The preamble to the Universal Declaration of Human Rights states that “recognition of the inherent dignity and of the equal and inalienable rights of all members of the human family is the foundation of freedom, justice and peace in the world.” Therefore, we should endeavor to create a world in which human beings “shall enjoy freedom of speech and belief and freedom from fear and want (that) has been proclaimed as the highest aspiration of the common people.”
The declaration was adopted by the UN General Assembly in late 1948, only a few years after the horrific atrocities of the Second World War, but also during the first war between Israel and its neighbors that resulted in the Palestinian Nakba (catastrophe), much of it deliberately created by the actions of Israel’s military, which left millions of Palestinians, many of them refugees, living under occupation or at the mercy of hostile governments.
While there is still some hollow talk about imaginary peace talks, the human rights violations relentlessly continue. Only this week the Israeli human rights group Gisha, whose goal is to protect the freedom of movement of Gazan people, highlighted that two months on from the most recent deadly clashes between Israel and Hamas, Israel is maintaining its obstructive policies over movement and access, conditioning the reconstruction of Gaza on the outcome of negotiations with Hamas.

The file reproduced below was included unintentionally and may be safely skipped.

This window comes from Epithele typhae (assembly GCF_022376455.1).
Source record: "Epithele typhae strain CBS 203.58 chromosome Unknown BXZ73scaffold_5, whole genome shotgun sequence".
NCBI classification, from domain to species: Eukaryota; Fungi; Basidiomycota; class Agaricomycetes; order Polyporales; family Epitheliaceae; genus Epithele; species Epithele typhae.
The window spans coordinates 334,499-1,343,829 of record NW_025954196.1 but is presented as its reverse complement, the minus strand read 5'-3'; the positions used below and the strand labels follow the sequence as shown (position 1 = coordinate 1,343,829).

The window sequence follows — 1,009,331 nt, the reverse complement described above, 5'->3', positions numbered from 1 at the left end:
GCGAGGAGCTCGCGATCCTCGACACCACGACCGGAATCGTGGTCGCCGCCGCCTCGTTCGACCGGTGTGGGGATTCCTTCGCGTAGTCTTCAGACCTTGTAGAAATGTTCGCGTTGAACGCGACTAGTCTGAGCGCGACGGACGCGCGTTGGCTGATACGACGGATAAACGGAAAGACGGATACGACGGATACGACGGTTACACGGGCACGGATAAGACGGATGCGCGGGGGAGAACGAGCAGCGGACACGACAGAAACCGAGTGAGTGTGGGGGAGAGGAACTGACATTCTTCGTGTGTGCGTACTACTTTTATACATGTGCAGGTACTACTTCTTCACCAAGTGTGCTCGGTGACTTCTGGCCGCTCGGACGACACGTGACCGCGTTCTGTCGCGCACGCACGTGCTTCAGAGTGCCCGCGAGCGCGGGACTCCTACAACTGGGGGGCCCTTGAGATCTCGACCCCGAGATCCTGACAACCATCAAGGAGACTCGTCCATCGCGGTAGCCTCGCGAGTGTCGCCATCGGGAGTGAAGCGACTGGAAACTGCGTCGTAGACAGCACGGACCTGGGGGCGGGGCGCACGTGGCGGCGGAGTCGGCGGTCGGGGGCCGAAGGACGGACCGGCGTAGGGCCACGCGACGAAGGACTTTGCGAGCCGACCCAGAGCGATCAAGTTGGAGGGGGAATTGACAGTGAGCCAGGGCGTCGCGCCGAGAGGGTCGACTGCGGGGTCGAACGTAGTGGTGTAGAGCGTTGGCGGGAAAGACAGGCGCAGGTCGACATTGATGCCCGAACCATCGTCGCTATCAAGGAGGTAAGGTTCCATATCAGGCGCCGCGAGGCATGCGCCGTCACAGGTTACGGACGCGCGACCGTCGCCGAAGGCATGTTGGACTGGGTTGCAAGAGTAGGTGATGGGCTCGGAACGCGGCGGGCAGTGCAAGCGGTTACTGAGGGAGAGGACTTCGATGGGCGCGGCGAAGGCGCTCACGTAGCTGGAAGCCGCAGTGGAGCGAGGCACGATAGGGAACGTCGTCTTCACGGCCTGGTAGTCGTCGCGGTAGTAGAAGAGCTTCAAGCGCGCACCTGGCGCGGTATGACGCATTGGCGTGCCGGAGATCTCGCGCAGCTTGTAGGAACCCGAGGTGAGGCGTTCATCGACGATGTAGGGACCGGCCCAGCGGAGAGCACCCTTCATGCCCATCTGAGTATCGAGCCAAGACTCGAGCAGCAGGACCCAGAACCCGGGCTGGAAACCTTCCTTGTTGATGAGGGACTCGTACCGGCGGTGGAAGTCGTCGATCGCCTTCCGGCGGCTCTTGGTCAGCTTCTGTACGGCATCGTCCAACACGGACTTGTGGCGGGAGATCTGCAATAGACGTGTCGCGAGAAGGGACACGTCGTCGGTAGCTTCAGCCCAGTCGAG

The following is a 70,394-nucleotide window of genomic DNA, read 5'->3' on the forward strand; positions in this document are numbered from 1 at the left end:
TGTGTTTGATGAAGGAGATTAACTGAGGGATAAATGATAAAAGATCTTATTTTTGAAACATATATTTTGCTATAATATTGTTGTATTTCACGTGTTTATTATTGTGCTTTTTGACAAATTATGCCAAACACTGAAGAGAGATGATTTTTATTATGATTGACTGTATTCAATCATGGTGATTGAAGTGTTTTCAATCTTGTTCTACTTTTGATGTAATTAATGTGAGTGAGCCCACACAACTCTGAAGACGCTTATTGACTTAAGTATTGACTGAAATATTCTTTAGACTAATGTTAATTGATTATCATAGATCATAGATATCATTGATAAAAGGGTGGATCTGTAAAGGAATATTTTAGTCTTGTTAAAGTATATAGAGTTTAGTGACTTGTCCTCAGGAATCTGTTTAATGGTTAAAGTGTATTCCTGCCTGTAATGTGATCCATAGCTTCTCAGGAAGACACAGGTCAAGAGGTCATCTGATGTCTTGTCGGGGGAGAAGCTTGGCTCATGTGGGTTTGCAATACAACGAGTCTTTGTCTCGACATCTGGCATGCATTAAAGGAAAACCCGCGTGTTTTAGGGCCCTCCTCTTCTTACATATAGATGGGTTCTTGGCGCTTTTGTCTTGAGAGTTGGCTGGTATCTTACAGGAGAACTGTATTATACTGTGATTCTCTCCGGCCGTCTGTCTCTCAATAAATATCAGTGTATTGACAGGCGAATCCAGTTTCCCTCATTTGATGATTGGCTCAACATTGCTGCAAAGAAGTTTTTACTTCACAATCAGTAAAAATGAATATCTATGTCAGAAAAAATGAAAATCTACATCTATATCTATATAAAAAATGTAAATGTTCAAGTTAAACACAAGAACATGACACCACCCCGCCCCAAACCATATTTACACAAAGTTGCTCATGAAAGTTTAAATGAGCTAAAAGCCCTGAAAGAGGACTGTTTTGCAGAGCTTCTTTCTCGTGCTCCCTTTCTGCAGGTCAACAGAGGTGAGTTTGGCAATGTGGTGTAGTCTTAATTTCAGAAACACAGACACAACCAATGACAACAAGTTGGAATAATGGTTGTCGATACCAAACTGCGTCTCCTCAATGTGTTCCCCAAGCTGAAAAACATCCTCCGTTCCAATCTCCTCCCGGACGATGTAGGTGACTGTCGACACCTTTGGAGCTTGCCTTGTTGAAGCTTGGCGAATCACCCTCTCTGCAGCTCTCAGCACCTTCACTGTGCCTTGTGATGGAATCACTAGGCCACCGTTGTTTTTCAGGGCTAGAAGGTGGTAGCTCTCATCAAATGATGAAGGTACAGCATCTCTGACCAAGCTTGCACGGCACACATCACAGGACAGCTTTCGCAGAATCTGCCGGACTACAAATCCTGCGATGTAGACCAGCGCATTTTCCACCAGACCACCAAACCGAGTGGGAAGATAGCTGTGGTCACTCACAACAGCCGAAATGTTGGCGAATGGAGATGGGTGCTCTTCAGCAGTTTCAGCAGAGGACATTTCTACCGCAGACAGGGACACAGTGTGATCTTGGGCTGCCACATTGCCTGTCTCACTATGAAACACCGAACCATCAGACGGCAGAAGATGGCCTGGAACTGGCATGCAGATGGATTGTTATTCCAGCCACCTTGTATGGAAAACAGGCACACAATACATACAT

The immediate consequence of this is to aggravate the suffering of the 2 million people who live in this tiny strip of land, and who, even before the recent hostilities, suffered from extreme poverty and lack of basic services, such as sufficient electricity and safe water supplies.
Another consequence of this disregard for the dignity and human rights of Palestinians is the recent decision to prevent Khalida Jarrar, a Palestinian legislator and prominent critic of the occupation who is currently imprisoned by Israel, from attending the funeral of her daughter Suha Jarrar, herself a political activist, who died suddenly.
This is what heartless and arbitrary occupation looks like. Khalida Jarrar, like many Palestinian dissidents, has been imprisoned for several years, mostly in “administrative detention” — in other words without trial. This is why, first and foremost, any moves toward a negotiated peace must concentrate on human rights.
After all, those are only two examples, and no single newspaper column could even scratch the surface of the many and various human rights abuses that Palestinians suffer on a daily basis. Numerous acts of unlawful killing have gone unpunished, people endure lengthy detentions without trial, homes are demolished as a form of collective punishment, land is confiscated in order to build illegal Jewish settlements, and there are all sorts of restrictions on basic freedoms of speech, movement and assembly — and where do we stop?
So many of these violations are perpetrated in the name of Israel’s security, but in the final analysis they achieve exactly the opposite, and in doing so callously inflict immeasurable suffering, and deepening divisions and hatred. If peace is to be achieved, it has to start by rolling back these abuses of human rights. Such an approach will in no way compromise security, and in the long run can only enhance it for all.
- Yossi Mekelberg is professor of international relations and an associate fellow of the MENA Program at Chatham House. He is a regular contributor to the international written and electronic media. Twitter: @YMekelberg